The Unfinished Pile

Dear Reader,
Welcome to the unfinished pile. The following is one of many essays I wrote for a working manuscript titled, My Mother the Mediocre Witch. The collection was originally aimed at my son, a random assortment of stories and lessons – something he might refer back to when speaking with his future therapist. Most of the essays are very short, just a brief glance at an unusual life. I’ve plugged away at this project for years with no clear idea of what to do with it. Periodically, I’ll share a bit of it here on my blog. –Tarrant

Sweeping Chickens off the Porch; Gratitude

A hen pecks near the base of the washing machine, one of two sitting at the edge of our driveway. Both, along with a single two-decade-old dryer, stand like rusting white sentinels at their ill-chosen post. If I am going to be totally honest here, I must confess that the trio irritates the hell out of me, as does the chicken poop dotting the walkway, the steps, and the worn porch. But somehow the discarded machines lined up in the driveway bother me the most. Occasionally, I’ve deposited bags of household trash on top of each washer, a not so subtle hint to your father that the entire lot should be carted off to the dump. Yet the washers remain where he left them. The bags are gone, as are the boxes of collected household recycling. It baffles me that he can’t see it.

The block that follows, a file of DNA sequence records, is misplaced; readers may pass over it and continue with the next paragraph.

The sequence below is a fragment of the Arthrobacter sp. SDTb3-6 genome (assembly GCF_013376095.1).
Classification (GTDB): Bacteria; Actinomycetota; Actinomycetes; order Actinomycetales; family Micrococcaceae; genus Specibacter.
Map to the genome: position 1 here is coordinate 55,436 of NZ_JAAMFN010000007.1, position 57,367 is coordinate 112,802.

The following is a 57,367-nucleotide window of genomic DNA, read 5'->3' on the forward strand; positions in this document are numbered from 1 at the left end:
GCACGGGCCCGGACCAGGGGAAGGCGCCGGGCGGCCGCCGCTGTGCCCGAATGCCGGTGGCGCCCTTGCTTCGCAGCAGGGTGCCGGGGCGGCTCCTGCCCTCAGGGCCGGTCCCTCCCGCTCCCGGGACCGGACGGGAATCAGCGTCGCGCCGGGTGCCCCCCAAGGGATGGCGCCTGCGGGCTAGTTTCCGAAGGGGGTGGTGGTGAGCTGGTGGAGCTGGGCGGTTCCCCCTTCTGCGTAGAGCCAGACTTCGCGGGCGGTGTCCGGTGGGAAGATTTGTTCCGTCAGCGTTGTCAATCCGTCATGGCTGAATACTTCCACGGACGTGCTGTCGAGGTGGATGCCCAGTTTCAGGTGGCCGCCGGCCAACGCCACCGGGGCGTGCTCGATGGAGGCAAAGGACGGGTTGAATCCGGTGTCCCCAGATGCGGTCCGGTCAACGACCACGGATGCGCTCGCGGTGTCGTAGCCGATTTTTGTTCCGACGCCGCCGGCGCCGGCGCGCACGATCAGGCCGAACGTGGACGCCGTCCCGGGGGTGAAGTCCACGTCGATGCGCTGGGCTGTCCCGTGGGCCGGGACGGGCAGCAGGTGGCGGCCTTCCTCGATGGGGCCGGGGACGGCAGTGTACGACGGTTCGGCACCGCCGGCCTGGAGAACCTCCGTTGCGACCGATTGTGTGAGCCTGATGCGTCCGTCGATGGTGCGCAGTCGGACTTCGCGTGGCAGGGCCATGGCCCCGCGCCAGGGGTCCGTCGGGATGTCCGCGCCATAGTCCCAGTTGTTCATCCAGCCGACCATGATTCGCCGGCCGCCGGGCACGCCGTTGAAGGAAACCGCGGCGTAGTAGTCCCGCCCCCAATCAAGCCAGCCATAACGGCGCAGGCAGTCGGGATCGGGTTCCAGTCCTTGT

I watch the hen for a few more moments. She seems happy in her foraging, her contentment a sharp contrast to my present mood. I stalk back into the house.

Our house. Where do I start? And where are you in this essay? I think at this point, son, you are in middle school and are just now beginning to compare your family’s net worth to other families who homes you visit.

Once grand and with bones that are still sound, the aged Antebellum landmark we reside in is known to everyone who has lived in this area. But appearances are always deceiving. What they don’t know is that we don’t own this grand old house. We rent it. And the rent is cheap for a reason.